Channel Islands Co-op has arranged some lockdown-friendly celebrations for the 75th anniversary of the end of Nazi occupation.
The islands were occupied during World War II by Germany from 30 June 1940 until 9 May 1945, when British forces accepted the German surrender.
Events to mark the landmark date have been called off because of the Covid-19 pandemic, but islanders are still being encouraged to honour the anniversary at home.
On its website, retail society Channel Island Co-op said: “It is more important than ever to remember, reflect and to celebrate this anniversary and what it means to us as individuals, as a community and as the Channel Islands.
“Although this year’s Liberation Day celebrations are not as we all planned and we may be separated from our families and friends, this day is still a significant and central part of our history and there are many other ways we can celebrate our 75 years of freedom.
“We have everything from special Liberation themed arts and crafts activities to wartime recipe favourites and stories from community members, to inspire your celebrations.”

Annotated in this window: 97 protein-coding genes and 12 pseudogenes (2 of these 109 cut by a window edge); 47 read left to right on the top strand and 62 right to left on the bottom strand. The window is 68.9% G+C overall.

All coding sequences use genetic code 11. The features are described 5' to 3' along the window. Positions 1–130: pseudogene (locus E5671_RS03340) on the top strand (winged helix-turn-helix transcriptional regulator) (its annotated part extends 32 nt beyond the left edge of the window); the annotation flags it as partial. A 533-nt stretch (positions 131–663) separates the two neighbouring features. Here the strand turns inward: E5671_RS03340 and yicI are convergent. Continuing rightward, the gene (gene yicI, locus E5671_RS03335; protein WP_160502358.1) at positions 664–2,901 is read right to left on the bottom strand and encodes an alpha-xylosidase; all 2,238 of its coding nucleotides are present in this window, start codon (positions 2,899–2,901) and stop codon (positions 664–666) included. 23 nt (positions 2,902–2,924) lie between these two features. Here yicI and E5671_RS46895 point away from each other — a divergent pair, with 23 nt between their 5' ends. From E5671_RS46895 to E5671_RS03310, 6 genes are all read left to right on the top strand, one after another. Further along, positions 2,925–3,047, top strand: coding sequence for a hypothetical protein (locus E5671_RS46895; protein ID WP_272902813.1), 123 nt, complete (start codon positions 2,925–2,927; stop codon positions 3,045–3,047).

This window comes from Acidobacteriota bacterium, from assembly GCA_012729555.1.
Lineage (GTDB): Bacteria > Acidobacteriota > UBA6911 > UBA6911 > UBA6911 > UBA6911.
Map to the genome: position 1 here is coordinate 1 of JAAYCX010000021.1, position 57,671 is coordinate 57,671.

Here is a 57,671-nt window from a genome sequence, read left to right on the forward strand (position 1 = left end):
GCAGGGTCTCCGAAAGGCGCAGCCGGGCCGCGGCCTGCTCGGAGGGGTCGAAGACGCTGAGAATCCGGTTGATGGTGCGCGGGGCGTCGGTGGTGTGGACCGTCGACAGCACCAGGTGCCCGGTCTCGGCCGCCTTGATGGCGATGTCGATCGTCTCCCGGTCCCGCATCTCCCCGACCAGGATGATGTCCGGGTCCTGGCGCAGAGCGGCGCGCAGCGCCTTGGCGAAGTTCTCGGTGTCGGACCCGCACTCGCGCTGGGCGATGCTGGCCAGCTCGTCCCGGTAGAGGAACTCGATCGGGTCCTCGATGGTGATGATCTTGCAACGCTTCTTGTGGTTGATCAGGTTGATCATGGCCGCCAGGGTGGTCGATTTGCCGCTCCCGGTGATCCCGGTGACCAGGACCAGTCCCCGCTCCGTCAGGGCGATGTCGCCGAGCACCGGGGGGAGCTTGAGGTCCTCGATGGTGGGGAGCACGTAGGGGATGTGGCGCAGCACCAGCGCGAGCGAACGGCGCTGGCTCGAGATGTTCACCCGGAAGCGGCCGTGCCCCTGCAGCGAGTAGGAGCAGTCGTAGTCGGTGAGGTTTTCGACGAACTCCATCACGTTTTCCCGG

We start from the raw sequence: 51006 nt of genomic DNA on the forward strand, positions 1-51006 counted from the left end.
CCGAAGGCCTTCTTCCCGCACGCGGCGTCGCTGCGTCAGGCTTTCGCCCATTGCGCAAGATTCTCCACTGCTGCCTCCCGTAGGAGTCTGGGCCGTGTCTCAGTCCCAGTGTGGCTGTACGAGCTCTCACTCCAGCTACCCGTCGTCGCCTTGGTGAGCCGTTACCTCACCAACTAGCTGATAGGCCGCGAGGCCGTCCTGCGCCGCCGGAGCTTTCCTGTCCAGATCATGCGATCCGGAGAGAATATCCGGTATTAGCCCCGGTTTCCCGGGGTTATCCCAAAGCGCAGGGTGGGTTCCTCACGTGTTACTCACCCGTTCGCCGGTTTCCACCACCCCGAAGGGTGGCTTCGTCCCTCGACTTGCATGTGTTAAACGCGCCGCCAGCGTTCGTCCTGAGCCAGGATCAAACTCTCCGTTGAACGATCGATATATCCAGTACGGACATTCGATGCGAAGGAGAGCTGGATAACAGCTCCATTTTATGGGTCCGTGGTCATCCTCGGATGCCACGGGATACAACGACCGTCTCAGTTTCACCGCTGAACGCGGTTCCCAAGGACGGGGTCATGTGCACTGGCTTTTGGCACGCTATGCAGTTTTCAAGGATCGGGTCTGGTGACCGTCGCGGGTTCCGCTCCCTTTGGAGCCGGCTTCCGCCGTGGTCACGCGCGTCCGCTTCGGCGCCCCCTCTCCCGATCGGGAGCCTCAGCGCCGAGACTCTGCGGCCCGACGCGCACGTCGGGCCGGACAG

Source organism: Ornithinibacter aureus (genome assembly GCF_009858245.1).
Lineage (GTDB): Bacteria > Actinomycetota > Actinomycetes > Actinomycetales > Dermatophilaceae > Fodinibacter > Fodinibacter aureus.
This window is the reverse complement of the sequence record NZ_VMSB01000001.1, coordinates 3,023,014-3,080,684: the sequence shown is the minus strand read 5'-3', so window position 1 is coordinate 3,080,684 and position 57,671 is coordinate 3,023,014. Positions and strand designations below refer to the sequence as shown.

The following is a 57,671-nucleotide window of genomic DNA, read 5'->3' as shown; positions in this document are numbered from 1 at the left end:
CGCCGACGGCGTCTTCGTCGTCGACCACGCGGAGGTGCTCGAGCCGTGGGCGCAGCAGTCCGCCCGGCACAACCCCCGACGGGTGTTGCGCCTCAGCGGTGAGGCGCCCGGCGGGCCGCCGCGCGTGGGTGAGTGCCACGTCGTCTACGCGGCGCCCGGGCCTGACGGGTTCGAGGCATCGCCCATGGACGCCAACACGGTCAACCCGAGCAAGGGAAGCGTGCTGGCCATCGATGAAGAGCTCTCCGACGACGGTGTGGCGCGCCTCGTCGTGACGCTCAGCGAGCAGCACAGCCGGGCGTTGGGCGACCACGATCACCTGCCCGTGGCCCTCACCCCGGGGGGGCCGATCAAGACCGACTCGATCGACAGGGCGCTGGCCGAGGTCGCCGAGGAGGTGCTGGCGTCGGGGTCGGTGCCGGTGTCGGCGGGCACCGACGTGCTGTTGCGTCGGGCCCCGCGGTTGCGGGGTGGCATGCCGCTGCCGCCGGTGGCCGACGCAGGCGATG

The society’s website includes instructions on how to make celebratory bunting, poppies and paper planes, and recipes for traditional island recipes such as Jersey bean crock and Guernsey potato peel pie.
A message on the website says: “By far one of the more defining and testing periods in the history of the society, and the Channel Islands, was continuing to serve our communities during the Occupation. For the Society, adaptation as well as improvisation was key in order to be able to continue to serve the community.”
At the time, the society had only a few stores and faced restrictions imposed by the Germans, along with rationing and depleting food stocks.
But the co-op kept its stores open and managed its affairs so wel, it was able to pay a 5p divi and 1p bonus at its first post-war AGM, in December 1945.
“It was thanks to the colleagues of the era, their perseverance and commitment that we were able to stand strong for our island during the dark times,” the society adds.
“What remains unchanged throughout our history is a passion and vision to make a real difference to the communities we serve.
“So commemorate this momentous day with us. Hang your bunting, wave your flags, FaceTime your family to reminisce and celebrate one of the most important days in the Channel Islands’ calendar.”